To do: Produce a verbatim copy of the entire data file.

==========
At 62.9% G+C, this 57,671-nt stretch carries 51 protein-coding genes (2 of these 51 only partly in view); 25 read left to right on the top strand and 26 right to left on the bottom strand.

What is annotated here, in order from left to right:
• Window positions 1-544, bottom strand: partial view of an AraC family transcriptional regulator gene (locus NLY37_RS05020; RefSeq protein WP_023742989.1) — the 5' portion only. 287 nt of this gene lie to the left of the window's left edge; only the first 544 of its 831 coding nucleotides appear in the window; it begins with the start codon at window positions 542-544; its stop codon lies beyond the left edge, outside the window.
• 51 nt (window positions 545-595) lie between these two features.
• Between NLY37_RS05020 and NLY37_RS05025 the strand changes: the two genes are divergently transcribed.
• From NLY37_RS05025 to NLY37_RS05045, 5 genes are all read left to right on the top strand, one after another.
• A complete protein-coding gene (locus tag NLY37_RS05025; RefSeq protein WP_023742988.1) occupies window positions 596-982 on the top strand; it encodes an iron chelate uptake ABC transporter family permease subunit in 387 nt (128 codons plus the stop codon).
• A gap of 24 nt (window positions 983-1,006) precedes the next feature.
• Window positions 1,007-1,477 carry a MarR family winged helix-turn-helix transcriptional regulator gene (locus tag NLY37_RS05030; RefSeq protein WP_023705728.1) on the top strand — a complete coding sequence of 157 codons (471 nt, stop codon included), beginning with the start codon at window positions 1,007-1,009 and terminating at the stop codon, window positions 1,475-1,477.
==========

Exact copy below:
At 62.9% G+C, this 57,671-nt stretch carries 51 protein-coding genes (2 of these 51 only partly in view); 25 read left to right on the top strand and 26 right to left on the bottom strand.

What is annotated here, in order from left to right:
• Window positions 1-544, bottom strand: partial view of an AraC family transcriptional regulator gene (locus NLY37_RS05020; RefSeq protein WP_023742989.1) — the 5' portion only. 287 nt of this gene lie to the left of the window's left edge; only the first 544 of its 831 coding nucleotides appear in the window; it begins with the start codon at window positions 542-544; its stop codon lies beyond the left edge, outside the window.
• 51 nt (window positions 545-595) lie between these two features.
• Between NLY37_RS05020 and NLY37_RS05025 the strand changes: the two genes are divergently transcribed.
• From NLY37_RS05025 to NLY37_RS05045, 5 genes are all read left to right on the top strand, one after another.
• A complete protein-coding gene (locus tag NLY37_RS05025; RefSeq protein WP_023742988.1) occupies window positions 596-982 on the top strand; it encodes an iron chelate uptake ABC transporter family permease subunit in 387 nt (128 codons plus the stop codon).
• A gap of 24 nt (window positions 983-1,006) precedes the next feature.
• Window positions 1,007-1,477 carry a MarR family winged helix-turn-helix transcriptional regulator gene (locus tag NLY37_RS05030; RefSeq protein WP_023705728.1) on the top strand — a complete coding sequence of 157 codons (471 nt, stop codon included), beginning with the start codon at window positions 1,007-1,009 and terminating at the stop codon, window positions 1,475-1,477.